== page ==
To my surprise, I got a bunch of emails asking for more details about the weird teaching gig I described in last week’s post. How exactly did it work, teaching creative writing while kicking a soccer ball around my student’s basement?
This student was so blocked about writing in most areas of his life that, unless I was right there with him, he rarely wrote anything on his project–as much as he loved it. The first thing we did when we got to our work space was run around kicking the ball back and forth for five minutes or so while he talked his way through what he wanted the next scene to do. As soon as he reached the point where he had some proto-sentences in mind and a paragraph’s worth of ideas about how he wanted to string them together, I’d say, “Okay, now write that down, quick!” We were trying to catch the thought before it got lost. He’d tinker while he got the words on the paper, and sometimes take out his hard copy of the manuscript so far and check details or make small changes to integrate the new material. I pressed him to keep at the pen-on-paper step for a minimum of five minutes; sometimes he wanted to go on far longer than that when he was on a roll. When he ran out of steam for his longhand work, we were up and running again.
In some ways, it was not so different from the office hours I held when I taught freshman composition at a big state university. I learned early in the freshman composition gig not to let the anxious or reluctant writer leave my sight before s/he put some words on paper, or else by the time s/he got back to the dorms, all the ideas we had discussed would have evaporated. In content, though, the texts could not have been more different.
The soccer kid and I read Ursula Le Guin’s A Wizard of Earthsea together early on. He decided the story would have been much cooler if Ged had continued down the dark path of arrogance and folly.
Le Guin’s Ged fought dragons, and after that the worst thing he fought was himself. For a thirteen-year-old, or at least for this thirteen-year-old, the original Ged, with his hard-won wisdom and tempering of power with self-abnegation, was not nearly as exciting as a newly-imagined Ged who seized power when he saw it, and followed power’s lure to a final fiery doom.
So I got to have the bizarre experience of immersing myself in a story that totally demolished a classic of the genre and a personal favorite, that used the name of a beloved character to stand for exactly what the character struggled against through five books. My student’s Ged enslaved a dragon, conquered a world, drove the conquered to rebellion, and died in single combat with the man who might more typically have been the hero–but at least my student’s Ged took the hero down with him!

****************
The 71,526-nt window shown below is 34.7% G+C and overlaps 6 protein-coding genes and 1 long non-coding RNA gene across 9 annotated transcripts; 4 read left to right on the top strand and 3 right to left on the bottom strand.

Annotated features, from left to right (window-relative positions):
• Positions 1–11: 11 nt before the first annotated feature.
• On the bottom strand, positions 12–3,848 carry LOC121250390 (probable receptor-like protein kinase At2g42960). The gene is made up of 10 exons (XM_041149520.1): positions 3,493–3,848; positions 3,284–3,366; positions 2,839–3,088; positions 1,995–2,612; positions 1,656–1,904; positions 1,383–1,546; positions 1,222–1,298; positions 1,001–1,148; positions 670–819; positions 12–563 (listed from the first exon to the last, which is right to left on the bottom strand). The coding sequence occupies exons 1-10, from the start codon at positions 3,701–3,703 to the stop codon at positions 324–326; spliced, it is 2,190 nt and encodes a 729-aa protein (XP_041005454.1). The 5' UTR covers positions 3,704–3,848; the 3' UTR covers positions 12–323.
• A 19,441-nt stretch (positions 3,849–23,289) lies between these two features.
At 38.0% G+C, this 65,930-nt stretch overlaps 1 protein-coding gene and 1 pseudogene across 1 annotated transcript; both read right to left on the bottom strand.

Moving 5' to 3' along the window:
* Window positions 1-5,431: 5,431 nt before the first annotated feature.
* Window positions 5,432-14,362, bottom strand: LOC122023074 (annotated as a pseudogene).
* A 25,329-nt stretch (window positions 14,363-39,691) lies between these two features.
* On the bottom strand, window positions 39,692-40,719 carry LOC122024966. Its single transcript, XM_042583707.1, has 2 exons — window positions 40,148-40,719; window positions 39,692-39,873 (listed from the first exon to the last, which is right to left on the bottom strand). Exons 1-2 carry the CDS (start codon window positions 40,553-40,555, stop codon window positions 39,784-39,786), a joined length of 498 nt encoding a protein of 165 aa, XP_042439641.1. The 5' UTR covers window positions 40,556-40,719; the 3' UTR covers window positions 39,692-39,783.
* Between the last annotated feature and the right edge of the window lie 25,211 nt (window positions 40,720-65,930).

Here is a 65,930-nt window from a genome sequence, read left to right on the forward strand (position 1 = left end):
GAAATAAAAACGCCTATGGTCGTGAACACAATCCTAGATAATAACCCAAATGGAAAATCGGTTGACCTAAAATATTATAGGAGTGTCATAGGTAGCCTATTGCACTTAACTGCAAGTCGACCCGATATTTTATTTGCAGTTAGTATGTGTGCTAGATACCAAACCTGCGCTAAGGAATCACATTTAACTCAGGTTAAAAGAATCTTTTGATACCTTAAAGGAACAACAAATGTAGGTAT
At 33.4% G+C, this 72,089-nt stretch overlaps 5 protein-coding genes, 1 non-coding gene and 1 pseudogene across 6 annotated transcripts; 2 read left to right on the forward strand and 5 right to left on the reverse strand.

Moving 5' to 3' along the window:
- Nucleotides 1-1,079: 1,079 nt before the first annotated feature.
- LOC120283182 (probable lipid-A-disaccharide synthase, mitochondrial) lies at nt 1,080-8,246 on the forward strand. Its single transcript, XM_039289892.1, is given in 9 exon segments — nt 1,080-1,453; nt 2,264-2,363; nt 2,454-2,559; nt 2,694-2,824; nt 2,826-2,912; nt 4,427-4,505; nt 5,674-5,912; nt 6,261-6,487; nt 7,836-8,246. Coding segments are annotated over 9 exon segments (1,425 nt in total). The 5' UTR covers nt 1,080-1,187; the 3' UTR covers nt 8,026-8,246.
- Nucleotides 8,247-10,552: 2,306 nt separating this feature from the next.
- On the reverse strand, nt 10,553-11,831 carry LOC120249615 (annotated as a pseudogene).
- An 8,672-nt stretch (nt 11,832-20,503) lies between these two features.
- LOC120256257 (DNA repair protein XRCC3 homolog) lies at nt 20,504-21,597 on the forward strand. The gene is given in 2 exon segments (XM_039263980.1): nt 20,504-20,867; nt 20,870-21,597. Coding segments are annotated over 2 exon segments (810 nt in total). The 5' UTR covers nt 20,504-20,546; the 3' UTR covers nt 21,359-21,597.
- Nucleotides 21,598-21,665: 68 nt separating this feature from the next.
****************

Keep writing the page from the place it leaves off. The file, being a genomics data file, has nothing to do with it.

The soccer kid was a good boy. Such a good boy. His parents expected much of him. In nearly all ways, he rose to their expectations. He was not permitted a shadow self. Perhaps Le Guin’s Ged could embrace and integrate his shadow self because his teachers and peers all acknowledged that he had one. What fantasy recompense must a good boy offer his shadow self to keep it entirely in abeyance in his life?
I tried to be comfortable with the anti-hero my student developed, and usually I managed it. When I did not manage to feel comfortable, I tried to sound comfortable. And when I botched that, I had to come out and speak honestly about my discomfort as we kicked the ball back and forth. Dude, your protagonist is committing genocide in this scene. That’s especially confusing to me because your extended family lost people to genocide a couple of generations back. Be prepared for the possibility that your parents may have a strong reaction to this if you show them your manuscript. Ultimately, though, the anti-hero’s story was the one he wanted and needed to tell.
He told it in glorious technicolor, in dragonfire and blood, with a massive cast Cecil B. DeMille would have reveled in and Peter Jackson would have had to generate with CGI. He ended his tale on a battlefield strewn with the scorched dead, as the ragged remnants of a rebellion staggered forward to pull aside the wrecked wings of a fallen dragon, and found themselves suddenly free to rebuild their world–no dictator, no hero, no boss left to boss them. The story was a perfect product of a thirteen-year-old’s imagination. In that sense, Le Guin might well have preferred it over the two egregious attempts to adapt her book for large screens and small.